The electricity company didn't send a bill, then sent a final demand. I then paid the bill promptly and the other day had a message saying I had 7 days before the debt collectors arrived. After a short phone call I got an apology when they looked in the records and found it had been paid.

Bank holiday weekend this weekend so it must be rain

Saturday, 18 August 2007

Rugby friendlies

South Africa 105- Namibia 13
England 62 Wales 5
England 15 France 21
Scotland 31 Ireland 21
Japan 69 Asia Barbarians 6
Ireland played Bayonne of France

You need to pick an opportunity where you are going to learn something about the form your players are in. If a player plays well for South Africa against Namibia what does this tell you?

You need to pick a team that will compete as otherwise you put yourself under a lot of pressure. Wales picked a second team against England and got hammered. This means that the match against Argentina is almost a must win but it is a friendly. The players are under pressure in a warm up match!

You need a team who don't want to lose their own players. One of the players for Bayonne broke the cheekbone of Brian O'Driscoll by punching him, putting him out of some of the early matches in the World Cup. The player who threw the punch might well get banned but they are not in the World Cup and might have improved France's chances greatly.

You need to be able to compete, although not necessarily win, without giving away any tactics that you want to use in the world Cup. All the coaches have video technology and will break down your set plays, lines of running in the backs and which players are doing which jobs so you need to practice but not give away all your secret weapons.

The following matches are on in the next couple of weeks sparking all kinds of debate and a litany of injuries to factor in to the debate about who will win the World Cup.

Canada v Portugal
Italy v Japan
Wales v Argentina
France v England
Ireland v Italy
Scotland v South Africa
Wales v France


This rarely happens but I am ill. It is a well known fact that when a term ends the lack of adrenaline, caffeine and for some nicotine coupled with the phew factor means that your bodies defences go on holiday and the nasty bugs strike.

Firstly jet lag appears to be working backwards. I thought that I would be tired when it was night in the US (roughly 4am to 3pm BST) but instead I am tired in the afternoon and wide awake at midnight (10am to 7pm Central Mountain Time).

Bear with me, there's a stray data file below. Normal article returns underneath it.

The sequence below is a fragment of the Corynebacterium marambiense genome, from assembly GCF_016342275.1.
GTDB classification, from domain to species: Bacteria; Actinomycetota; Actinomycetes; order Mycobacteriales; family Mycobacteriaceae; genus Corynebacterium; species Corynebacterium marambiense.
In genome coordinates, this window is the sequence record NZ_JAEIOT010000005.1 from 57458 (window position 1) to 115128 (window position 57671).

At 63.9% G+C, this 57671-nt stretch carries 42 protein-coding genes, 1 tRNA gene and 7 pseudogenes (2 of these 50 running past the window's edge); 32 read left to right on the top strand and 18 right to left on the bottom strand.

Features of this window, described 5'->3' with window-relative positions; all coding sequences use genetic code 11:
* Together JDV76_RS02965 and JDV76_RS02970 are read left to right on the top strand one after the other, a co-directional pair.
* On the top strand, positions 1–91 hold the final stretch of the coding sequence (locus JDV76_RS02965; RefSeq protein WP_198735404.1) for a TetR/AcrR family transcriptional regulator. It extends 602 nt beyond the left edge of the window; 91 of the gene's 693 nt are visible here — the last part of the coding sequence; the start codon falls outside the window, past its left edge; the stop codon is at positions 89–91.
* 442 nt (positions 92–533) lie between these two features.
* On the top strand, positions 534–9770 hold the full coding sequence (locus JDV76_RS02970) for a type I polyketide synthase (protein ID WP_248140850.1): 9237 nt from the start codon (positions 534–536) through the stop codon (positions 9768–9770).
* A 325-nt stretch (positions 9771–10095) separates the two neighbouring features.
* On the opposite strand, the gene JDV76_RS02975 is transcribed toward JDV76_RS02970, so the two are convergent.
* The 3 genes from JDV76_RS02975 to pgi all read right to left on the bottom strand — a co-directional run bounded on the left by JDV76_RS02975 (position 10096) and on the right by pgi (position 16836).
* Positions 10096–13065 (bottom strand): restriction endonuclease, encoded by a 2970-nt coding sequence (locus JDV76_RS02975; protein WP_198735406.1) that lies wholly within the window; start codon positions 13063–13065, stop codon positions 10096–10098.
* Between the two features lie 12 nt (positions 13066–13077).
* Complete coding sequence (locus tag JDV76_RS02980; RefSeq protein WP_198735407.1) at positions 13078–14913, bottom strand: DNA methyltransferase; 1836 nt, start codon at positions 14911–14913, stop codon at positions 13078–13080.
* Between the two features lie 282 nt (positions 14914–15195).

Secondly my throat is sore and nose runny (maybe the aeroplane recycling the air and bugs).

Thirdly I have an upset stomach which is very odd as I usually have cast iron digestion. Mel said that this is a side effect of jetlag but I am not sure how this works.

Anyway not looking for sympathy just reporting the facts.

Thursday, 16 August 2007


All good at A Level. Everyone managed to go to university where they wanted although not all got the grades they need but with the introduction of fees the amount of places have increased as there are less applications. Some of the fun has been taken out of the day as student can check on their places using the Internet before they get their results so they have a ballpark figure before they arrive.

At AS all was as expected all two student have achieved 300 out of 300. This does not mean that they got full marks but got a high enough percentage to be awarded full points. 480 is an A grade after two years work so they are getting close after one.

It has been interesting to see that a lot of the media attention has been about what to do if you do not get the grades you want. This maybe that the rise in passes was not that great. A couple of years ago we got real good at finding the students how weren't going to pass and suggest that continuing was not a great idea. The other big story is that the percentage of students getting A grade is rising but they never realise the actual number of students as this is probably not a story. Students are realising that getting E grades is not very good and with more modules in January most students leave rather than finishing the course. Thus the percentage of students getting an A goes up as the number of people getting E's and U's goes down. Only the actual number of people passing the exam would reveal this.